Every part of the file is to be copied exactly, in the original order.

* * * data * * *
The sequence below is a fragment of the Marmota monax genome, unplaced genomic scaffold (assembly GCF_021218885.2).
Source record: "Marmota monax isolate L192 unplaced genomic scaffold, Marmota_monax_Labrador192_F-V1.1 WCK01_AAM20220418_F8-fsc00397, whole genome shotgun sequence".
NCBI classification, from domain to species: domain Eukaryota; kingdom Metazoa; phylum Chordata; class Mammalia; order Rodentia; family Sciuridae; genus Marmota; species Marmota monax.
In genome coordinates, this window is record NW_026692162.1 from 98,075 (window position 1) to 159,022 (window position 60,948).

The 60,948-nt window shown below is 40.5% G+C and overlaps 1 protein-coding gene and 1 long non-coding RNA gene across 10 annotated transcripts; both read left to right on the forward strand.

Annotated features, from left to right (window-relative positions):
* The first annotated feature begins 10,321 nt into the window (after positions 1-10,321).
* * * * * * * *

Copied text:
The sequence below is a fragment of the Marmota monax genome, unplaced genomic scaffold (assembly GCF_021218885.2).
Source record: "Marmota monax isolate L192 unplaced genomic scaffold, Marmota_monax_Labrador192_F-V1.1 WCK01_AAM20220418_F8-fsc00397, whole genome shotgun sequence".
NCBI classification, from domain to species: domain Eukaryota; kingdom Metazoa; phylum Chordata; class Mammalia; order Rodentia; family Sciuridae; genus Marmota; species Marmota monax.
In genome coordinates, this window is record NW_026692162.1 from 98,075 (window position 1) to 159,022 (window position 60,948).

The 60,948-nt window shown below is 40.5% G+C and overlaps 1 protein-coding gene and 1 long non-coding RNA gene across 10 annotated transcripts; both read left to right on the forward strand.

Annotated features, from left to right (window-relative positions):
* The first annotated feature begins 10,321 nt into the window (after positions 1-10,321).